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User Interfaces with Tk
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14.4 Geometry Management

You've already seen the purpose of the pack method. The name of the game is "geometry management," the art of arranging widgets on the screen and specifying a policy for rearranging themselves when the screen is resized. Tk supports three types of geometry managers: placer, packer, and grid. The placer is the simplest of the lot. Like Motif's Bulletin Board widget or Visual Basic's geometry management policy, you have to specify the x and y coordinates of each widget. I'll just refer you to the Tk documentation for more details on the placer.

14.4.1 Packer

The packer, like Motif's Form widget, is a powerful constraint-based geometry manager. The packer is not an object; it is simply the algorithm implemented by the pack() method. In other words, the call $widget->pack() is a request to the widget to pack itself in the next available space inside its containing widget.

When you pack a suitcase, you typically start at one end and, for every item, proceed to fill in the remaining space. The packer works exactly like this, but there's one crucial difference. Once it sticks a widget onto an edge of a container widget, it slices off that entire edge and takes it off the remaining available space. Figure 14.10 illustrates the packing algorithm.

Figure 14.10: Packing algorithm

Figure 14.10

In this figure, if the side were specified as top or bottom, the height of the label would dictate the height of the sliced parcel.

You can use pack to accomplish three things:

You might be wondering how to insert three widgets on the left side (as shown in Figure 14.11) if the first widget to be inserted takes over the entire side.

Figure 14.11: Packing three widgets to the left

Figure 14.11

The only way to solve this problem is to create a frame widget and stick it in the left side of the top window. Since a frame is a container for other widgets, these three widgets can be packed inside this frame, as shown in the following code:

$frame->pack(-side => 'left', -fill => 'y', -expand => 'y');
# Now create buttons b1, b2 and b3 as children of frame, and
# pack top to bottom
$b1 = $frame->Button (-text => 'Oh   ')->pack();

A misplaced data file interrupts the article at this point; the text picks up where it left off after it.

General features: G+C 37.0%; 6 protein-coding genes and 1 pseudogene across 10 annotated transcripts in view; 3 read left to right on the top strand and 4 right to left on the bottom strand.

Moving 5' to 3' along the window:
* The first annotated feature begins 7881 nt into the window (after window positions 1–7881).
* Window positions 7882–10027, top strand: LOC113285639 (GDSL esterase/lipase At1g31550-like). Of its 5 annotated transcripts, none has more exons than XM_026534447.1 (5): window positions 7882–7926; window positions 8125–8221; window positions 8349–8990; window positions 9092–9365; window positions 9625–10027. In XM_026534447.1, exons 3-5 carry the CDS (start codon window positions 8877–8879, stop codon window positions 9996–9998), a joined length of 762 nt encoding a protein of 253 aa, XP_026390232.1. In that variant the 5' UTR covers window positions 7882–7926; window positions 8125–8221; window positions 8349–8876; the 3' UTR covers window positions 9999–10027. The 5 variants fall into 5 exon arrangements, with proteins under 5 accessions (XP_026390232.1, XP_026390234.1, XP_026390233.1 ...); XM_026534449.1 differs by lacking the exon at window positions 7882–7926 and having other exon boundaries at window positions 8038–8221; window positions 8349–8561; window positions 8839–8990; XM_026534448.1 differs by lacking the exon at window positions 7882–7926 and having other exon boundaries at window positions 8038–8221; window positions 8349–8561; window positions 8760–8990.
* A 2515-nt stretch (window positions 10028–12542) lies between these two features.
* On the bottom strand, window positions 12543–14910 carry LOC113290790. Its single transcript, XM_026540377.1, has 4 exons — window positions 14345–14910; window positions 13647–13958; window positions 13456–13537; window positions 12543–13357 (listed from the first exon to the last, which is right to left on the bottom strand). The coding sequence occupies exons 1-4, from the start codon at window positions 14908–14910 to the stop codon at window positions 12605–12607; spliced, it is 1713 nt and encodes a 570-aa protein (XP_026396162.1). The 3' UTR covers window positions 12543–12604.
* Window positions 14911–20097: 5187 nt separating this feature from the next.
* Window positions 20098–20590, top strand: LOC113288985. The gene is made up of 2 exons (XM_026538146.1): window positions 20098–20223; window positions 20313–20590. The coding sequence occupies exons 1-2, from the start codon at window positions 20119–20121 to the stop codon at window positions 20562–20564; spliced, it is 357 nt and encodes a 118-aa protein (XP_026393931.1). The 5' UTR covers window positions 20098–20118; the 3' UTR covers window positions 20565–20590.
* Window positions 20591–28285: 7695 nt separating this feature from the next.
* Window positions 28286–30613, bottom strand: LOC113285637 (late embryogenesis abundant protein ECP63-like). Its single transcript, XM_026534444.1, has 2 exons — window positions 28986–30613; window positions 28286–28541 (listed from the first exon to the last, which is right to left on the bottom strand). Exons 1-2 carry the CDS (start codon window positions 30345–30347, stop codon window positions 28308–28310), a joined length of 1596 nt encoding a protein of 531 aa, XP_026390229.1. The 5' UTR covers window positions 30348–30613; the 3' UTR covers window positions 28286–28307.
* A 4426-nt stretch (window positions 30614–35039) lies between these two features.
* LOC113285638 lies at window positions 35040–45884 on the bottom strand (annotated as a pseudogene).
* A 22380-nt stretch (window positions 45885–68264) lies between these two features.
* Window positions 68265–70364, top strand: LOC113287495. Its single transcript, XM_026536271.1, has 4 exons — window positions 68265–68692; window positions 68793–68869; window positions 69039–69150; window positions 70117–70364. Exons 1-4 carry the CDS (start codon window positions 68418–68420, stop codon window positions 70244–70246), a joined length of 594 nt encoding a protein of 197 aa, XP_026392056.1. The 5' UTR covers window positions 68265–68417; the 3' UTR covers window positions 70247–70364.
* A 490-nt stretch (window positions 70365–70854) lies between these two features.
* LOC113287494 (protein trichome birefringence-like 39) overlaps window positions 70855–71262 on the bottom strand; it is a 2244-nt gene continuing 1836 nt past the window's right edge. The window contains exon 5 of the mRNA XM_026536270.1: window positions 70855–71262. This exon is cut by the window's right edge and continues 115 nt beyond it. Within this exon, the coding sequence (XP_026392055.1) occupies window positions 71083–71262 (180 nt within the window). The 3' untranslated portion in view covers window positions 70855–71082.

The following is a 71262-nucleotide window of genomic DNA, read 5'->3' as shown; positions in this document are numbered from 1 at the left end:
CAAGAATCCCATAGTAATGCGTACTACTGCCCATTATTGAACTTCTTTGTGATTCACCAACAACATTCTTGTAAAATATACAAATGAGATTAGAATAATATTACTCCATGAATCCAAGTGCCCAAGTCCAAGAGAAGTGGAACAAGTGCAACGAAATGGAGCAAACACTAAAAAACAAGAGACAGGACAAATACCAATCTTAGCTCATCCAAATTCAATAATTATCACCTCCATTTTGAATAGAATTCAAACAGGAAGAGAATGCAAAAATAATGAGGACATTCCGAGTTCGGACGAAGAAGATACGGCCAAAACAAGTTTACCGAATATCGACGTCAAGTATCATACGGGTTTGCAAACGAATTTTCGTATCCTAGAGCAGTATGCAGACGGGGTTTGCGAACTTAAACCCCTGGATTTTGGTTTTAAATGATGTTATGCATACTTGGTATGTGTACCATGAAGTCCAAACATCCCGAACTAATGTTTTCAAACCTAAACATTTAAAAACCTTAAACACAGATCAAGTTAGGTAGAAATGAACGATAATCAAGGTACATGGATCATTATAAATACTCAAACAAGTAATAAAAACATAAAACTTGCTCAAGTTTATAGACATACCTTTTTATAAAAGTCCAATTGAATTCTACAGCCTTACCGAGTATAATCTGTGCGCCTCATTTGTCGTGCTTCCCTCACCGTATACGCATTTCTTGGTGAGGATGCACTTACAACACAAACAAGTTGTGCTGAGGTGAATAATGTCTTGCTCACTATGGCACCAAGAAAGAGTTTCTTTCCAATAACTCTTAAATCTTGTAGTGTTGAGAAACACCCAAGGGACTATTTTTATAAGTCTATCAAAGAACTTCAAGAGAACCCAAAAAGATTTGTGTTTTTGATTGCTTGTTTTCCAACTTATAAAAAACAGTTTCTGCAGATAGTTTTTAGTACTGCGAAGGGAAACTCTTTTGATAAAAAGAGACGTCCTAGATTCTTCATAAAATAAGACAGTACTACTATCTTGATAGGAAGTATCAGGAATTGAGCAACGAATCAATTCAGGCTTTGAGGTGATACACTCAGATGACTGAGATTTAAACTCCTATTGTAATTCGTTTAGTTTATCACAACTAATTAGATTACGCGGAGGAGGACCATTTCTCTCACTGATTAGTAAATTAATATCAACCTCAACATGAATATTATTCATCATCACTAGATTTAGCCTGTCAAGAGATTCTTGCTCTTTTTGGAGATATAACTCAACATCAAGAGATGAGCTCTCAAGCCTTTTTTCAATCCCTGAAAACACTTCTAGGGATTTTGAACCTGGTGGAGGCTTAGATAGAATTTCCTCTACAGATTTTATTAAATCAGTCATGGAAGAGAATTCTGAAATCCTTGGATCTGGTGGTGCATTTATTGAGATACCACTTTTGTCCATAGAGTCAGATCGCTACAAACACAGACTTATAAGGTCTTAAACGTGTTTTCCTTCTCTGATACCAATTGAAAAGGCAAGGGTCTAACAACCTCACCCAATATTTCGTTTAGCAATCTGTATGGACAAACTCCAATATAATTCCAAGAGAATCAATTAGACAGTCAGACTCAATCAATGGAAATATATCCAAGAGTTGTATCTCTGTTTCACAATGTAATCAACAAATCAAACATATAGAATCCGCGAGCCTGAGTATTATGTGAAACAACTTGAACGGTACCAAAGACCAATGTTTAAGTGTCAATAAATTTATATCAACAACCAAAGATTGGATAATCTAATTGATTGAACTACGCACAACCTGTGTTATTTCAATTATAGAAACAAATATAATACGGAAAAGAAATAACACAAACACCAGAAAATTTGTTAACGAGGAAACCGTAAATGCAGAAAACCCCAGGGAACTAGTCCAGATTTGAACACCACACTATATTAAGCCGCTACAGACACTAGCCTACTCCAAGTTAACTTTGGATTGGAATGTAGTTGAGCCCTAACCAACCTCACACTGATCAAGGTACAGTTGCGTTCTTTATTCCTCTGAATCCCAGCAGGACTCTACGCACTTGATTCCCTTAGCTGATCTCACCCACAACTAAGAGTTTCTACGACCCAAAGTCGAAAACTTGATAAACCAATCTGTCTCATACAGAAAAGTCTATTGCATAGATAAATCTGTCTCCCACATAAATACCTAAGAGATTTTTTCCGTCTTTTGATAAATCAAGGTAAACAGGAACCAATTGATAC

$b2 = $frame->Button (-text => 'Hello')->pack();
$b3 = $frame->Button (-text => 'There')->pack();

pack inserts the widgets from top to bottom, by default.

Alternatively, you might just find it easier to work with the grid geometry manager.

14.4.2 Grid

The grid method tells the widget to use the grid geometry manager. All child widgets within one parent must use the same geometry manager, but you are free to use any geometry manager of your choice for a given combination of a parent and its contained widgets or for widgets nested within each child.

The grid geometry manager allows you to slot widgets in rows and columns, much like HTML's table tag. The maximum width of any widget in a column determines the width of that column, and the height of a row is determined by the maximum height of any widget. This is how you use gridded geometry management:

$button->grid (row => 0, column => 0);

This command puts the button on the top-left corner.

Like HTML's tables, a widget can be made to span any number of rows and columns, using the rowspan and columnspan options. The widget still belongs to the row and column specified by "row" and "column" but straddles the required span of columns and/or rows, as shown in the following example:

$button->grid(row => 1, col => 2, 
              columnspan => 2, sticky => 'ns');

The button in this example straddles two columns but doesn't use up all the space. The sticky option instructs the grid to make the widget stick to the north and south walls of the cell in this case. If you configure it as "nsew," the widget is stretched to fill the entire cell. By default, the widget is centered inside the parcel and occupies only as much space as it requires. Like the packer, the grid also understands the ipadx and ipady options.

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